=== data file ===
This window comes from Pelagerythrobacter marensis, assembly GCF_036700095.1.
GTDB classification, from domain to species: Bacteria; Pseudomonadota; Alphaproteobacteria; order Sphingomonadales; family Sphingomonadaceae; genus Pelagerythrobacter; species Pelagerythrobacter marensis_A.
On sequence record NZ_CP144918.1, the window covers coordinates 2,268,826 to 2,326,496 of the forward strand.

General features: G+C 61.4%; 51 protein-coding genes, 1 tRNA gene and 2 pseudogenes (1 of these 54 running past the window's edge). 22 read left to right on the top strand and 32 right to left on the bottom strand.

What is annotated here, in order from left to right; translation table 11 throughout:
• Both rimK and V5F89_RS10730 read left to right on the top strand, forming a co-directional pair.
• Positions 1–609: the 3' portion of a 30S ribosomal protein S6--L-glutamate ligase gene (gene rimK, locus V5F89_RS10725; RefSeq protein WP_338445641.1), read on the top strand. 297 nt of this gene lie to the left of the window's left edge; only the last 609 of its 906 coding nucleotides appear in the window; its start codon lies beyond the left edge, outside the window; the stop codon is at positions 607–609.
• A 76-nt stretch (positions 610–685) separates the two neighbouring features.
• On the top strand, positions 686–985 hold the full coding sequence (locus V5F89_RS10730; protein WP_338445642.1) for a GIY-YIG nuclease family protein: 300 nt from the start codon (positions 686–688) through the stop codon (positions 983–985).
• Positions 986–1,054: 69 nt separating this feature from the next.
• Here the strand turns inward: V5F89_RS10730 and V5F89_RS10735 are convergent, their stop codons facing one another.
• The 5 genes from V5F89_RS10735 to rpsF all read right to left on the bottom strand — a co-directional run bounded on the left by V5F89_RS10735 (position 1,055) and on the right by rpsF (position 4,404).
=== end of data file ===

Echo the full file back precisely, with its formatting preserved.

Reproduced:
This window comes from Pelagerythrobacter marensis, assembly GCF_036700095.1.
GTDB classification, from domain to species: Bacteria; Pseudomonadota; Alphaproteobacteria; order Sphingomonadales; family Sphingomonadaceae; genus Pelagerythrobacter; species Pelagerythrobacter marensis_A.
On sequence record NZ_CP144918.1, the window covers coordinates 2,268,826 to 2,326,496 of the forward strand.

General features: G+C 61.4%; 51 protein-coding genes, 1 tRNA gene and 2 pseudogenes (1 of these 54 running past the window's edge). 22 read left to right on the top strand and 32 right to left on the bottom strand.

What is annotated here, in order from left to right; translation table 11 throughout:
• Both rimK and V5F89_RS10730 read left to right on the top strand, forming a co-directional pair.
• Positions 1–609: the 3' portion of a 30S ribosomal protein S6--L-glutamate ligase gene (gene rimK, locus V5F89_RS10725; RefSeq protein WP_338445641.1), read on the top strand. 297 nt of this gene lie to the left of the window's left edge; only the last 609 of its 906 coding nucleotides appear in the window; its start codon lies beyond the left edge, outside the window; the stop codon is at positions 607–609.
• A 76-nt stretch (positions 610–685) separates the two neighbouring features.
• On the top strand, positions 686–985 hold the full coding sequence (locus V5F89_RS10730; protein WP_338445642.1) for a GIY-YIG nuclease family protein: 300 nt from the start codon (positions 686–688) through the stop codon (positions 983–985).
• Positions 986–1,054: 69 nt separating this feature from the next.
• Here the strand turns inward: V5F89_RS10730 and V5F89_RS10735 are convergent, their stop codons facing one another.
• The 5 genes from V5F89_RS10735 to rpsF all read right to left on the bottom strand — a co-directional run bounded on the left by V5F89_RS10735 (position 1,055) and on the right by rpsF (position 4,404).